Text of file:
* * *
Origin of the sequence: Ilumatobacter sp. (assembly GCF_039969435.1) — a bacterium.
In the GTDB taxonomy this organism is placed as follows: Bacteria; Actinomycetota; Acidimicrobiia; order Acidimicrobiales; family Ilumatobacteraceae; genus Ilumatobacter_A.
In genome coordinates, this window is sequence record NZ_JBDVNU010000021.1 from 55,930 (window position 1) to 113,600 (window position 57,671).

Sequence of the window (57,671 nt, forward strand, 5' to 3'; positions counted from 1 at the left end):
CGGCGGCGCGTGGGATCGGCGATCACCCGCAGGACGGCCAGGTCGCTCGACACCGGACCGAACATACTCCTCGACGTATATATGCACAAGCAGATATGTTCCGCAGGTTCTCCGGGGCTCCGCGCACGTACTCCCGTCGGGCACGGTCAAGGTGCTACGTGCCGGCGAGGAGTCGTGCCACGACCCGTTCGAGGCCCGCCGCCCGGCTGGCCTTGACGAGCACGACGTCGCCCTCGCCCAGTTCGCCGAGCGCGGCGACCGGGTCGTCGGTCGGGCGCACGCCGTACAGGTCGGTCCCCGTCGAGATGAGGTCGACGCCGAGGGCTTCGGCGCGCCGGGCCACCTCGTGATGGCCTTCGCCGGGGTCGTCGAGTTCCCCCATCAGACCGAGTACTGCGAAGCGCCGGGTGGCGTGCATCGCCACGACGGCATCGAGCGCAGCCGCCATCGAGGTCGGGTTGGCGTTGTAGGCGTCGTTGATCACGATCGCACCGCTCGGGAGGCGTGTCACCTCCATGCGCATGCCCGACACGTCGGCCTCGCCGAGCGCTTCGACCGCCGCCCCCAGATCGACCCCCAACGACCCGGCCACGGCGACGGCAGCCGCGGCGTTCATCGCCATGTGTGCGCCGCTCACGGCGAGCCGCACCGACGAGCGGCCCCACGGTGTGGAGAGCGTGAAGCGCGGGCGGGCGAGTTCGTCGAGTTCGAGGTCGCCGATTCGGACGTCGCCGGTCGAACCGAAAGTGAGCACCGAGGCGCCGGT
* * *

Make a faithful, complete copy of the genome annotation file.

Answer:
Origin of the sequence: Ilumatobacter sp. (assembly GCF_039969435.1) — a bacterium.
In the GTDB taxonomy this organism is placed as follows: Bacteria; Actinomycetota; Acidimicrobiia; order Acidimicrobiales; family Ilumatobacteraceae; genus Ilumatobacter_A.
In genome coordinates, this window is sequence record NZ_JBDVNU010000021.1 from 55,930 (window position 1) to 113,600 (window position 57,671).

Sequence of the window (57,671 nt, forward strand, 5' to 3'; positions counted from 1 at the left end):
CGGCGGCGCGTGGGATCGGCGATCACCCGCAGGACGGCCAGGTCGCTCGACACCGGACCGAACATACTCCTCGACGTATATATGCACAAGCAGATATGTTCCGCAGGTTCTCCGGGGCTCCGCGCACGTACTCCCGTCGGGCACGGTCAAGGTGCTACGTGCCGGCGAGGAGTCGTGCCACGACCCGTTCGAGGCCCGCCGCCCGGCTGGCCTTGACGAGCACGACGTCGCCCTCGCCCAGTTCGCCGAGCGCGGCGACCGGGTCGTCGGTCGGGCGCACGCCGTACAGGTCGGTCCCCGTCGAGATGAGGTCGACGCCGAGGGCTTCGGCGCGCCGGGCCACCTCGTGATGGCCTTCGCCGGGGTCGTCGAGTTCCCCCATCAGACCGAGTACTGCGAAGCGCCGGGTGGCGTGCATCGCCACGACGGCATCGAGCGCAGCCGCCATCGAGGTCGGGTTGGCGTTGTAGGCGTCGTTGATCACGATCGCACCGCTCGGGAGGCGTGTCACCTCCATGCGCATGCCCGACACGTCGGCCTCGCCGAGCGCTTCGACCGCCGCCCCCAGATCGACCCCCAACGACCCGGCCACGGCGACGGCAGCCGCGGCGTTCATCGCCATGTGTGCGCCGCTCACGGCGAGCCGCACCGACGAGCGGCCCCACGGTGTGGAGAGCGTGAAGCGCGGGCGGGCGAGTTCGTCGAGTTCGAGGTCGCCGATTCGGACGTCGCCGGTCGAACCGAAAGTGAGCACCGAGGCGCCGGT